With its proliferation of elegant eateries and trendy drinking dens, Lisbon is now firmly on the map as Europe’s new capital of cool. Aside from its legendary landmarks and Port-soaked Fado sessions, there’s plenty more to discover about this fascinating city. From quirky World Records to government-approved street art, we present 10 unique facts you never knew about Lisbon.
Or rather, it was never declared the capital in any official document. In 1255, Alfonso III got bored of the then-capital, Coimbra, and moved his court to Lisbon. It quickly became the most important city in Portugal, and thus, the de-facto capital city.
Since 2007, Lisbon is the proud holder of the Guinness World Record for hosting the longest Mexican wave ever, which was 8,453-man strong. It also holds a record for the longest construction time of any church, with the Church of Santa Engrácia taking a whopping three centuries to complete. Speaking of Guinness, it was also the first city in the world to import the drink from Ireland.
The destruction it left in its wake nearly wiped Lisbon off the map. Today, you can visit the ruins of the Carmo Convent, where a library of 5,000 books was destroyed. To this day, its arches remain roofless as a reminder of the disaster.
Well, so it claims. There are a few contenders claiming the title of Europe’s oldest city, with many in Greece included. However, archaeological finds show that ancient populations inhabited the city in 1200BC, making it older than Rome.
Lisbon has long been hailed the ‘City of Seven Hills’, but in actual fact there are more than just seven. It’s rumoured that the number seven was arbitrarily decided on to make it seem more like the Holy City of Rome.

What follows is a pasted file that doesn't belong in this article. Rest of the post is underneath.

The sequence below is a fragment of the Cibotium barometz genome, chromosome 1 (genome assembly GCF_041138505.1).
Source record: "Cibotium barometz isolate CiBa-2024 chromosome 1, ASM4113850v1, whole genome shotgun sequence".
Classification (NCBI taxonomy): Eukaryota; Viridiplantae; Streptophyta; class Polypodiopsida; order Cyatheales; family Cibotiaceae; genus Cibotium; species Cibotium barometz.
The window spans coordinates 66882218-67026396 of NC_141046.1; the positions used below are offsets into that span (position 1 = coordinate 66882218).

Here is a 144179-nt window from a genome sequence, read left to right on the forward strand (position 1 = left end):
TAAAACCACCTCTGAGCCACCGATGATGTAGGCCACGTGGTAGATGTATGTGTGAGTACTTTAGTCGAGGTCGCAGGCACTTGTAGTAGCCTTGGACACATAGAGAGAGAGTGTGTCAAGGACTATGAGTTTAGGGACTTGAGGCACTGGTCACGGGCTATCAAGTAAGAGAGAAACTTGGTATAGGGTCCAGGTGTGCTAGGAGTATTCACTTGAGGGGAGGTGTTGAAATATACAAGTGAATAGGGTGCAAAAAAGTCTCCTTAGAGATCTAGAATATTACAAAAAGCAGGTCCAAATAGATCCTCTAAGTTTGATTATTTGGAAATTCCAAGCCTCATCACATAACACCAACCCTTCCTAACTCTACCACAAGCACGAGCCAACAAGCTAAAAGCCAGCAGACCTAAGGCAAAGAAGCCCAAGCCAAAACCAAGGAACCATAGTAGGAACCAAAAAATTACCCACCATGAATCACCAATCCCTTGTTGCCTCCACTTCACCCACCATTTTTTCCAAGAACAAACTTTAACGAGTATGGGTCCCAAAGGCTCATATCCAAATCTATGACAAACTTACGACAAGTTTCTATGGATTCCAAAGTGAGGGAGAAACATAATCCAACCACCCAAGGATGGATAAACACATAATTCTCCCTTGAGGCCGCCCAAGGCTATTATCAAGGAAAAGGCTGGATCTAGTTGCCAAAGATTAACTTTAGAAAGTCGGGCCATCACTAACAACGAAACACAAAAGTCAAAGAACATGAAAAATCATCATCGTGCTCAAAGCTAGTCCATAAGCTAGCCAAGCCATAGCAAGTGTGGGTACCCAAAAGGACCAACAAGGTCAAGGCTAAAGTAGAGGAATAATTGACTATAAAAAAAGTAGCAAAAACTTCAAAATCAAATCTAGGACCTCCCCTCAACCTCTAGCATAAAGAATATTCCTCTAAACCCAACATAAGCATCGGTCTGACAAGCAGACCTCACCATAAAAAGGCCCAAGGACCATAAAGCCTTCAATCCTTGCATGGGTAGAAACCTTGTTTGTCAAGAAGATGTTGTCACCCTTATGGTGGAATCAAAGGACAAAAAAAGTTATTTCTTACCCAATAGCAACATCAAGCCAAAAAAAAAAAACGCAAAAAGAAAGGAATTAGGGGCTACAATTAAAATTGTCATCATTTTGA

The pastels de nata at Lisbon’s Pasteis de Belem are so revered that the centuries-old secret recipe has never been written down. A mere three bakers have been entrusted with the recipe for these flaky custard tarts, and they’re strictly forbidden from travelling in the same car or plane together. Superstitious, but sensible.
The quintessential English tradition of tea time was actually invented by Portuguese princess, Catherine de Braganza. She brought the tradition to Great Britain when she married Charles II and relocated to the UK, bringing loose leaf tea with her.
Unlike other cities, Lisbon’s city hall has a taste for street art and runs its own public art programme called Gallery of Urban Art. There’s no boutique gallery space however; instead, they hire artists to make murals over old, decaying buildings. Look out for pieces by Vhils, Portugal’s answer to Banksy.
Lisbon’s iconic yellow trams are part of any picture-postcard image of the city. The idea, however, came from the USA, which explains why locals affectionately call them Americanos.
Lisbon is home to the oldest bookstore in the world still in operation: Bertrand Books, which opened in 1732. You’ll also find one of the world’s smallest bookstores in Lisbon. There’s only enough space for one person and an impressive 3,000 books, meaning you’ll have to ask the eponymous owner, Simone to leave the store as you peruse.
Celebrate the onset of 2023 in the luxurious setting of Corinthia Lisbon and enjoy a lavish New Year’s Eve Gala Dinner inspired by the Academy Award-winning film The Great Gatsby.